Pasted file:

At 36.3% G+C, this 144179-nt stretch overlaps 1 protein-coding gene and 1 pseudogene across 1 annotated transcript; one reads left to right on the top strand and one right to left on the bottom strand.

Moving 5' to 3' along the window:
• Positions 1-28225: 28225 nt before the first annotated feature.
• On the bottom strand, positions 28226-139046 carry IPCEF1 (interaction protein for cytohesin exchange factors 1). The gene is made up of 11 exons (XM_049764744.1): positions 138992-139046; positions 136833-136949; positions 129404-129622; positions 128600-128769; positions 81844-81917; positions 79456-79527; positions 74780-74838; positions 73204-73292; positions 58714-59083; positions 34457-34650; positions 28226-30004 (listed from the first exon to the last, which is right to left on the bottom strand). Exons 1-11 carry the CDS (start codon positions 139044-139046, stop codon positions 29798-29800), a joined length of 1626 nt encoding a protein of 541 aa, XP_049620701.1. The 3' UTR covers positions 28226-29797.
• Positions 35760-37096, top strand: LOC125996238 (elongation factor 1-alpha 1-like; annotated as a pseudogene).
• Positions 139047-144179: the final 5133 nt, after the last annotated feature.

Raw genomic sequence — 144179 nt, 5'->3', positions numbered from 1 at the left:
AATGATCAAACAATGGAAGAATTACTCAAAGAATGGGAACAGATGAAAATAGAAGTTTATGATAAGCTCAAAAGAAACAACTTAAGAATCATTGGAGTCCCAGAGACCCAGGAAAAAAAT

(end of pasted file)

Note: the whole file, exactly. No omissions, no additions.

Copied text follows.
At 36.3% G+C, this 144179-nt stretch overlaps 1 protein-coding gene and 1 pseudogene across 1 annotated transcript; one reads left to right on the top strand and one right to left on the bottom strand.

Moving 5' to 3' along the window:
• Positions 1-28225: 28225 nt before the first annotated feature.
• On the bottom strand, positions 28226-139046 carry IPCEF1 (interaction protein for cytohesin exchange factors 1). The gene is made up of 11 exons (XM_049764744.1): positions 138992-139046; positions 136833-136949; positions 129404-129622; positions 128600-128769; positions 81844-81917; positions 79456-79527; positions 74780-74838; positions 73204-73292; positions 58714-59083; positions 34457-34650; positions 28226-30004 (listed from the first exon to the last, which is right to left on the bottom strand). Exons 1-11 carry the CDS (start codon positions 139044-139046, stop codon positions 29798-29800), a joined length of 1626 nt encoding a protein of 541 aa, XP_049620701.1. The 3' UTR covers positions 28226-29797.
• Positions 35760-37096, top strand: LOC125996238 (elongation factor 1-alpha 1-like; annotated as a pseudogene).
• Positions 139047-144179: the final 5133 nt, after the last annotated feature.

Raw genomic sequence — 144179 nt, 5'->3', positions numbered from 1 at the left:
AATGATCAAACAATGGAAGAATTACTCAAAGAATGGGAACAGATGAAAATAGAAGTTTATGATAAGCTCAAAAGAAACAACTTAAGAATCATTGGAGTCCCAGAGACCCAGGAAAAAAAT